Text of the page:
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Self-Publishing: A Guide

For the past 150 years in the United States, churches have heavily relied on publishers for their only source of music.  The explosive growth of the hymnal (1850 onward) led to many publishing companies – some of which are still in existence today.  Publishers are, and will continue to be, invaluable.

However, the internet has significantly changed church music.  Affordable printing and digital downloads have enabled the local church to quickly purchase and distribute music whereas before a prohibitive investment in infrastructure was required.  Web designers, creation platforms, affordable hosting providers, and secure methods of payment now enable anyone with determination to create music and self-publish.

This is important for one reason: the arranger – not the publisher – now has the ability to determine what songs can be written.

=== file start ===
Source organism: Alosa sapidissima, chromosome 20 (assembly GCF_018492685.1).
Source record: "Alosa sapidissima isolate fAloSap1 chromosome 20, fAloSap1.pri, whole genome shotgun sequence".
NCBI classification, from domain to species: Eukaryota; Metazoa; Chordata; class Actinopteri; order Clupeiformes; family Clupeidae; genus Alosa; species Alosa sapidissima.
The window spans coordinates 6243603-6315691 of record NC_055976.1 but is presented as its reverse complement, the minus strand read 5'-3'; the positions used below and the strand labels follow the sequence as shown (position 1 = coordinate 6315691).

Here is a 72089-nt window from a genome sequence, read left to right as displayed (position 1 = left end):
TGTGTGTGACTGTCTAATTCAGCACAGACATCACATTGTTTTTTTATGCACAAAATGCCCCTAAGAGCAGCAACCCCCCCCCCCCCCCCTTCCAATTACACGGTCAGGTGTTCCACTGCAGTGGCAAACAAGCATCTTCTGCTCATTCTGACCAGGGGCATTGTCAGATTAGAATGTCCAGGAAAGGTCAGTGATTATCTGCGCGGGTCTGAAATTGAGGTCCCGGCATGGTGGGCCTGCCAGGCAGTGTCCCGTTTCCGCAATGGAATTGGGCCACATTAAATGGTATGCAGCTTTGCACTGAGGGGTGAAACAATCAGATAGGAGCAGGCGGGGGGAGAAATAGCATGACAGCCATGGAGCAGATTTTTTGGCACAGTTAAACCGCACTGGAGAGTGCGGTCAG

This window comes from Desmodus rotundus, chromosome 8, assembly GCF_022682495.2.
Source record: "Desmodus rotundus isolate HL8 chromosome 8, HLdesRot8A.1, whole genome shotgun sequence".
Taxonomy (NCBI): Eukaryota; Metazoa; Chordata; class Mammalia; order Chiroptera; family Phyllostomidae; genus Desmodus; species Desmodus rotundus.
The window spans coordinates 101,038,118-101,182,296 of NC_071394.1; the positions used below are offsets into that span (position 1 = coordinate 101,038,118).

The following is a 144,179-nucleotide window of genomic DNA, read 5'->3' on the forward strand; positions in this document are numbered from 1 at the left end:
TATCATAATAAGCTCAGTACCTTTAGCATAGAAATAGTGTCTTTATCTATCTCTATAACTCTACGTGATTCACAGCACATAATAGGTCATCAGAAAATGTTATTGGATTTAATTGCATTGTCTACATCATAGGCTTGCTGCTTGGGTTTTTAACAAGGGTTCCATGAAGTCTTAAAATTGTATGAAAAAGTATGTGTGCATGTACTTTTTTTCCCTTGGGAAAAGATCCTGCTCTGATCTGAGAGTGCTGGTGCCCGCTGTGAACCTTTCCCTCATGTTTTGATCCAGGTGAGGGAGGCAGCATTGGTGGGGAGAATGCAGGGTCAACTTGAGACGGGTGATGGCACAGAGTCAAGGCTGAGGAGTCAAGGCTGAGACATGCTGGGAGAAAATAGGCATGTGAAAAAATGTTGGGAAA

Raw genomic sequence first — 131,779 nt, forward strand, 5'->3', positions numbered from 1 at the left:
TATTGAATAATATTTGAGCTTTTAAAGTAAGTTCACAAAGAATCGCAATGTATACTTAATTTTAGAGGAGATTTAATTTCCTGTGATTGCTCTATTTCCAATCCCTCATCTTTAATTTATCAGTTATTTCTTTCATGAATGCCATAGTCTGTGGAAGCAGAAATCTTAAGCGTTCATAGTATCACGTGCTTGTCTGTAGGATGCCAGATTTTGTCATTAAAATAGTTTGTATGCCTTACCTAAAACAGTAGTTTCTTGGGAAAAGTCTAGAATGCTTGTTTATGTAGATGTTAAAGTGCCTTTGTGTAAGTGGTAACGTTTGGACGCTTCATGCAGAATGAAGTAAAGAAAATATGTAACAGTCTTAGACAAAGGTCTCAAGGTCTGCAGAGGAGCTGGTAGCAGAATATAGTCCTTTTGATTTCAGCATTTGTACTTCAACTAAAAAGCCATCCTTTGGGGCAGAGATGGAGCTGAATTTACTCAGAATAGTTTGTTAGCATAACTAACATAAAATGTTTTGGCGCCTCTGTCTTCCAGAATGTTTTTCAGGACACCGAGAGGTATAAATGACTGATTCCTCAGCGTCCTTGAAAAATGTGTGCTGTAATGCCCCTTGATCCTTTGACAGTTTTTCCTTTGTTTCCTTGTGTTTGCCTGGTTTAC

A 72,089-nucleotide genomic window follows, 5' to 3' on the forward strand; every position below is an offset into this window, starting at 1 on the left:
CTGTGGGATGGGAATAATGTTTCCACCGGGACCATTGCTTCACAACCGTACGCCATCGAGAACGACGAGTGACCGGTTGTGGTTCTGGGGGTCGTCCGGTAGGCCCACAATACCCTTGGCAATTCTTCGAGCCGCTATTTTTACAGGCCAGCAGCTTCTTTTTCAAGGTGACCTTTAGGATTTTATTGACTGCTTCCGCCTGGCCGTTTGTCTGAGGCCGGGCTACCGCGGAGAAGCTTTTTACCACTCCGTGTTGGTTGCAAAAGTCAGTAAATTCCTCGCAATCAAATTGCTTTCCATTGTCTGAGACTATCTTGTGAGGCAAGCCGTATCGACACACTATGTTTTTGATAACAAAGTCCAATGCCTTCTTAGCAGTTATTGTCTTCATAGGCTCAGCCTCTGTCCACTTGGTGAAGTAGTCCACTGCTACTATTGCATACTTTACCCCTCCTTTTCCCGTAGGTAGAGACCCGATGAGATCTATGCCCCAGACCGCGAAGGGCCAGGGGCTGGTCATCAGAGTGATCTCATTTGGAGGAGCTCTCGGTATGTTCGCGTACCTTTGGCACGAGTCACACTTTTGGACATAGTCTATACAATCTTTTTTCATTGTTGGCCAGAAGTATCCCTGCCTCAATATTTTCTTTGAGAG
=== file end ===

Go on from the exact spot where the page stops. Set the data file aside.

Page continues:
There are some potential issues:

  • Self-publishers are responsible for ensuring their arrangements’ quality
  • Self-publishers are responsible for copyright laws
  • Self-publishers may not be best-suited for internet security or be able to provide the resources of a publishing company
  • Self-publishers will not necessarily reach the same audience as an established company

Therefore, some writers may seek to do both: write for publishers and also self-publish music.

However, creating a e-commerce web site may be daunting to arrangers.  So, I want to provide helpful suggestions on how to self-publish.  In these few articles, I will outline what I have found works for me and also how I went about it.

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